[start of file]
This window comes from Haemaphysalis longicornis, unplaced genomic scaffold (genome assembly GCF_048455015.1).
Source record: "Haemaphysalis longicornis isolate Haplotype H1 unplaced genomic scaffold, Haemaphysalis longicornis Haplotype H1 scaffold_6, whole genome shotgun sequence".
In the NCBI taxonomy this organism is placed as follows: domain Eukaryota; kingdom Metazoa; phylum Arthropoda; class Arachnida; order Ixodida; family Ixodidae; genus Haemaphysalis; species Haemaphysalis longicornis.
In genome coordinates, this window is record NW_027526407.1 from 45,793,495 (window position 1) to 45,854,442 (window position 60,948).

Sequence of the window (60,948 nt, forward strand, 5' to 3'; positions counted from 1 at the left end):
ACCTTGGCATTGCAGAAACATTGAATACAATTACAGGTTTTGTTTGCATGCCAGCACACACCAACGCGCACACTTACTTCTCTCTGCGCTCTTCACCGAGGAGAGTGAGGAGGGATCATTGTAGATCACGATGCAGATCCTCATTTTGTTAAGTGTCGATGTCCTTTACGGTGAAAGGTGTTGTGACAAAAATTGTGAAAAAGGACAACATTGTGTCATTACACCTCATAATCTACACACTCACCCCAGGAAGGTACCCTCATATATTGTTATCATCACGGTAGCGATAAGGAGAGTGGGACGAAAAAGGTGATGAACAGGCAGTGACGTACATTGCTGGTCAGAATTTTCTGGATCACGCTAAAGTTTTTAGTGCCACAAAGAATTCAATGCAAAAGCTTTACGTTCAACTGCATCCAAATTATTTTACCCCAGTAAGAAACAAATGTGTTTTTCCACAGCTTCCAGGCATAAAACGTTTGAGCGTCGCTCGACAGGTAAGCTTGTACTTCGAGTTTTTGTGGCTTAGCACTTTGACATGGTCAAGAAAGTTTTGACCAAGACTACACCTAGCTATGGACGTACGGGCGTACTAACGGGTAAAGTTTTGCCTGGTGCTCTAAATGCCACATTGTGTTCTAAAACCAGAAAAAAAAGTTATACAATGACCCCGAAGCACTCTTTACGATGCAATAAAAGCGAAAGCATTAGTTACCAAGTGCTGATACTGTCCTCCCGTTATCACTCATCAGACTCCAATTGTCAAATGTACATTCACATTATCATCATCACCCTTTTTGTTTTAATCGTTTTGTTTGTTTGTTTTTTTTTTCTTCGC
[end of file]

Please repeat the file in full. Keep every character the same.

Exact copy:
This window comes from Haemaphysalis longicornis, unplaced genomic scaffold (genome assembly GCF_048455015.1).
Source record: "Haemaphysalis longicornis isolate Haplotype H1 unplaced genomic scaffold, Haemaphysalis longicornis Haplotype H1 scaffold_6, whole genome shotgun sequence".
In the NCBI taxonomy this organism is placed as follows: domain Eukaryota; kingdom Metazoa; phylum Arthropoda; class Arachnida; order Ixodida; family Ixodidae; genus Haemaphysalis; species Haemaphysalis longicornis.
In genome coordinates, this window is record NW_027526407.1 from 45,793,495 (window position 1) to 45,854,442 (window position 60,948).

Sequence of the window (60,948 nt, forward strand, 5' to 3'; positions counted from 1 at the left end):
ACCTTGGCATTGCAGAAACATTGAATACAATTACAGGTTTTGTTTGCATGCCAGCACACACCAACGCGCACACTTACTTCTCTCTGCGCTCTTCACCGAGGAGAGTGAGGAGGGATCATTGTAGATCACGATGCAGATCCTCATTTTGTTAAGTGTCGATGTCCTTTACGGTGAAAGGTGTTGTGACAAAAATTGTGAAAAAGGACAACATTGTGTCATTACACCTCATAATCTACACACTCACCCCAGGAAGGTACCCTCATATATTGTTATCATCACGGTAGCGATAAGGAGAGTGGGACGAAAAAGGTGATGAACAGGCAGTGACGTACATTGCTGGTCAGAATTTTCTGGATCACGCTAAAGTTTTTAGTGCCACAAAGAATTCAATGCAAAAGCTTTACGTTCAACTGCATCCAAATTATTTTACCCCAGTAAGAAACAAATGTGTTTTTCCACAGCTTCCAGGCATAAAACGTTTGAGCGTCGCTCGACAGGTAAGCTTGTACTTCGAGTTTTTGTGGCTTAGCACTTTGACATGGTCAAGAAAGTTTTGACCAAGACTACACCTAGCTATGGACGTACGGGCGTACTAACGGGTAAAGTTTTGCCTGGTGCTCTAAATGCCACATTGTGTTCTAAAACCAGAAAAAAAAGTTATACAATGACCCCGAAGCACTCTTTACGATGCAATAAAAGCGAAAGCATTAGTTACCAAGTGCTGATACTGTCCTCCCGTTATCACTCATCAGACTCCAATTGTCAAATGTACATTCACATTATCATCATCACCCTTTTTGTTTTAATCGTTTTGTTTGTTTGTTTTTTTTTTCTTCGC